1) approach’: Assuming that the parameter found in damping tests is a material property and, thus, has the same value in all conditions (for any geometry made with the tested material).
2) approach’: Assuming that the critical damping ratio found in damping tests is a material property and consequently it has the same value in all conditions (for any geometry made with the tested material). For this assumption, and due to the fact that only the Rayleigh’s parameters can be introduced in MSC/Marc software, the following equivalence is established: being the natural frequency of the tubular tape-spring hinge model. This approach was only carried out for the materials labelled as R100 and R25.

The finite element model took into account the following issues:

  • Material linear behaviour.
  • Damping is modelled with Rayleigh’s model, considering only the stiffness term.
  • Large displacements.
  • Implicit numeric solver.

The four hinges had the same geometry which is shown below:

Nieto et al 2018b-image6-c.png
Figure 2.2. Hinge geometry

Following figure shows the boundary conditions applied to the FEM for its initial folding manoeuvre:

Nieto et al 2018b-image7-c.png

Figure 2.3. Boundary conditions.

3 Results

3.1 Materials Tests Results

3.1.1 Axial Tensile Test

The tensile tests were carried out until fracture. The following table shows the measured average Young’s modulus at the linear part of the stress-strain curve, and the ultimate strength:

Table 2. Average Young´s modulus and material strength

(rigid resin percentage)

Young's modulus (GPa) Strength (MPa)
100 6.02 172
75 1.38 151
50 0.55 112
25 0.27 53

3.1.2 Four Point Bendings Test

The following table shows the average calculated modulus of elasticity.

Table 3. Average bending stiffness coefficient and calculated Young´s modulus

Material (rigid resin percentage) Average stiffness (N·mm-1) Young’s modulus (GPa)
100 17.10 6.75
75 15.29 6.04
50 10.74 4.24
25 5.04 1.99

3.1.3 Damping test

Next table shows the obtained average damping ratio , natural frequency and corresponding Rayleigh’s model coefficient for each material.

Table 4. Average damping ratio, natural frequency and Rayleigh’s model coefficient.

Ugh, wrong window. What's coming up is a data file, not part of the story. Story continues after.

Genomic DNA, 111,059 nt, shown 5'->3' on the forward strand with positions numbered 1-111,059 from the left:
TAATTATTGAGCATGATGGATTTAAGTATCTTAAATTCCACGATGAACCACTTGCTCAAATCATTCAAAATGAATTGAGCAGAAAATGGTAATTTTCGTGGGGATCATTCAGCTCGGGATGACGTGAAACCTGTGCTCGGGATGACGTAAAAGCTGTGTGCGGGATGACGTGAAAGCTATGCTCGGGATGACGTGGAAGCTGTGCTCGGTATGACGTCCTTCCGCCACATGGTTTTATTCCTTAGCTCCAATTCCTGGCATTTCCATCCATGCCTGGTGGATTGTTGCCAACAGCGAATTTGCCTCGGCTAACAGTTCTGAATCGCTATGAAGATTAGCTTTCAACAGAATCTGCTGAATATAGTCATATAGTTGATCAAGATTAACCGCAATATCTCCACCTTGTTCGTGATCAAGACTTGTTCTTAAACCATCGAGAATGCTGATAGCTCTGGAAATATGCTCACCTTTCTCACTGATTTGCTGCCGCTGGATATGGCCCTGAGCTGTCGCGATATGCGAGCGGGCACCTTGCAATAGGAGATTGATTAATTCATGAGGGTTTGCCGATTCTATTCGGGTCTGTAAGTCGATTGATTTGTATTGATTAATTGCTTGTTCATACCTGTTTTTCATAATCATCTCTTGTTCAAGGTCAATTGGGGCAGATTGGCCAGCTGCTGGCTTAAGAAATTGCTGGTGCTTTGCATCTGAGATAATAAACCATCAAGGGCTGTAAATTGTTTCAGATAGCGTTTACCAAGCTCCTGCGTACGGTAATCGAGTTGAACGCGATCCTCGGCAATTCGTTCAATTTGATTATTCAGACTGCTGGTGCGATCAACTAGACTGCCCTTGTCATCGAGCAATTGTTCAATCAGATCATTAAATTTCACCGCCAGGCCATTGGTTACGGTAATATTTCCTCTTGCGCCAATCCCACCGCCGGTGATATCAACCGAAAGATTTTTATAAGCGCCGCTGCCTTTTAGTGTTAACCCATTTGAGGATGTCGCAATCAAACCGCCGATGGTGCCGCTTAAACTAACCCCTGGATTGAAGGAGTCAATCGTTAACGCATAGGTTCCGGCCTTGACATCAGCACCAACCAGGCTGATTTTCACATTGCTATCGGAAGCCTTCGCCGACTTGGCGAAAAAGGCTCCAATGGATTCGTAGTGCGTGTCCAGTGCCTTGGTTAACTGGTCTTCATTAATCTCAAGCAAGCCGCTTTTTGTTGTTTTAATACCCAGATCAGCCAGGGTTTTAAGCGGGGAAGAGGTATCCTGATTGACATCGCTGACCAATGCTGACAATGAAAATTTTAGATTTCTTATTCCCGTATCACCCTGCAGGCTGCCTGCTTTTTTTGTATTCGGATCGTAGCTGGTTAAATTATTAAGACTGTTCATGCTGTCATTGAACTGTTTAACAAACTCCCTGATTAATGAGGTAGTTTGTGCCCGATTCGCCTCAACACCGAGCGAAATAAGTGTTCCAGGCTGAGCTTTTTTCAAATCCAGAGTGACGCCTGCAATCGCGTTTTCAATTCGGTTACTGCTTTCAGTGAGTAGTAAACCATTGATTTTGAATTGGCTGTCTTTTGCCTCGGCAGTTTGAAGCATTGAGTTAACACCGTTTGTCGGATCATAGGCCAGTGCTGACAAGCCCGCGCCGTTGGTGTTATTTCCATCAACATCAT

(rigid resin percentage)

Damping ratio Natural frequency (Hz) Rayleigh’s coefficient (s·rad-1)

100 0.010 262.84 1.20E-05
75 0.014 241.93 1.84E-05
50 0.023 229.65 3.17E-05
25 0.038 224.61 5.38E-05

3.1.4 Creeps Test

The coupons with 100% and 50% rigid resin respectively collapsed after only one day. It was found out that the designed test rig did not maintain a constant load over the coupon, contrary to what could be thought. As the material creeps and its stiffness is reduced, the change in the coupon shape increases the moment at the critical point, which in turn increases the deformation, and so on, which can cause the collapse of the coupon. Creep test methodology must be reviewed for avoiding the increasing of the coupon stress.

Two coupons (75% and 25% rigid resin respectively) survived the objective time of 30 days. Next figure shows the evolution of the coupon tip height along the time.

Nieto et al 2018b-image8.png

Figure 31. Creep tests results.

3.1.5 Termal Stability Tests

No effect on the samples was visually detected neither during the heat up ramp nor the 150 ºC dwell. After the 60 min at 150 ºC all of them presented a similar behaviour to the sample at room temperature. After the test, visual inspection showed no failures, defects or micro-cracking in the coupons.

3.2 Potential Space Application

The material properties obtained in the material characterisation tests were used to simulate the tubular tape-spring composite hinge.